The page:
Since its inception, the EDA workhorse of design and verification has been the simulator. Simulating designs has inherently played a central role in an engineer’s ability to develop and verify both simple and complex chips. Essentially, what the simulator allows one to do is to examine the circuit “forward in time” to understand how different scenarios may play out or intertwine. In this manner, one can recreate event by event all future interactions between different circuit elements, signals and modules to predict their behavior. It goes without saying that when engineers design, they think in a similar way that the simulator works. And, this means that they think by tracing events forward in time.
In contrast, once a failure occurs during verification, engineers tend to change their “forward” way of thinking. Currently, to debug a failure, they typically start with the given “bad” state or the failing signal and traverse “backward” in the design until they localize the source of the error. Using time-consuming manual RTL circuit and waveform viewers, engineers step back in time, event-by-event, by examining numerous signals through their drivers and by tracking a list of endless possible scenarios. In other words, with manual debugging GUIs and methodologies, they do not leverage a “forward” way of thinking. Forward thinking is a fact accustomed with the simulation phase, and, as we point out with this article, it is also one that comes naturally during the debugging task as well.
It may be the case that not many engineers have thought twice about this contrast between “forward” design and “backward” debug. And why would they? This contrast has been around for decades. Even in their daily lives, they face similar situations: They plan their days forward using calendars, set short- and long-term goals and work with deadlines. But when a problem occurs, such as misplacing a smart phone, they attempt to “back trace” their steps until they find the solution. “Did I have it at the gym, did I bring it at dinner, or did I use it during lunch?”
Several verification companies have looked at ways innovate automated debug and root cause analysis, and to develop technology and methodologies to tackle this manual verification challenge. One technology has emerged, offering a more natural way to move beyond debug by “debugging forward.” The current state of debug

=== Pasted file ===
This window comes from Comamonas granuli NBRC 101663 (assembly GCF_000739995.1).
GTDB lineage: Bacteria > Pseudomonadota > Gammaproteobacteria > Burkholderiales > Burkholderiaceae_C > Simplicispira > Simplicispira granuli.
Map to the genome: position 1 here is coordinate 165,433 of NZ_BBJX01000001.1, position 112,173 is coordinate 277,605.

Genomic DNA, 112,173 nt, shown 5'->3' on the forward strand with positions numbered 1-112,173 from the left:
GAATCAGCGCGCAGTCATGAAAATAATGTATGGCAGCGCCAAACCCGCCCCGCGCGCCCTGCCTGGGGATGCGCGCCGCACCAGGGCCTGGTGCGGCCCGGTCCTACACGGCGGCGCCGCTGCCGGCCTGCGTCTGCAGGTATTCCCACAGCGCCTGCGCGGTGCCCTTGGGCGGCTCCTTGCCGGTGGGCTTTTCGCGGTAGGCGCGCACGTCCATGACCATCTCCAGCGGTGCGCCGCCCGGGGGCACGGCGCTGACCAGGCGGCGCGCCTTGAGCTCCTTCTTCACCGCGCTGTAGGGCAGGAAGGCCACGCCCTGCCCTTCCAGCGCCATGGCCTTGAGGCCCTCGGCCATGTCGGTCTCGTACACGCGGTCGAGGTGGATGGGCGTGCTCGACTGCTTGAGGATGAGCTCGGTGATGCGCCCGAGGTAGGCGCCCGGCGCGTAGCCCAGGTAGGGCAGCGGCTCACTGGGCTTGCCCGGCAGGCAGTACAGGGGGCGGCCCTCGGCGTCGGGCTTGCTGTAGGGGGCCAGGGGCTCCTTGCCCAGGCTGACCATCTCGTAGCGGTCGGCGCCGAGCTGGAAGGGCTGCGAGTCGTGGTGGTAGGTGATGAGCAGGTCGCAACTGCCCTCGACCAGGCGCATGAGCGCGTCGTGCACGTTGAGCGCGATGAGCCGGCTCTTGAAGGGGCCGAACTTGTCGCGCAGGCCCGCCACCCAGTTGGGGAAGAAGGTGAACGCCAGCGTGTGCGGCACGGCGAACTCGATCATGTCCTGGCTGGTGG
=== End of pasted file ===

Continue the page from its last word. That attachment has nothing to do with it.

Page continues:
When a failure first occurs, engineers tend to look for the low-hanging fruit first by trying to guess at the source of the problem. For example, they may attempt to guess and concentrate on a few lines of recently modified code or their gut-feel tells them to focus on part of the code that is more complex. Finding the bug through this process can save debug time and it pays for the investment. But if this initial quick guess does not resolve correctly in finding the culprit, then a more traditional systematic debugging process begins.
This typically means dumping additional debug messages and value databases, loading waveform viewers, and starting a tedious “backward” traversal process. This process is often called path-tracing or back-tracing and it is one that engineers are much too familiar with. It entails looking up signal values in the waveform, jumping to the driving signals and statements in source code, and asking questions such as, “Is this signal or is this piece of code behaving correctly?”. These questions are repeated for different suspects under various scenarios. It is a process that becomes even more extensive and cumbersome when branches are encountered and the engineer must decide which branch to select to continue tracing with.
Evidently, during these steps, the “backward” way of thinking prevails in full effect as new questions arise to complicate further the debugging effort. “Where is this value coming from?” “What was the previous state?” “What is driving this signal?”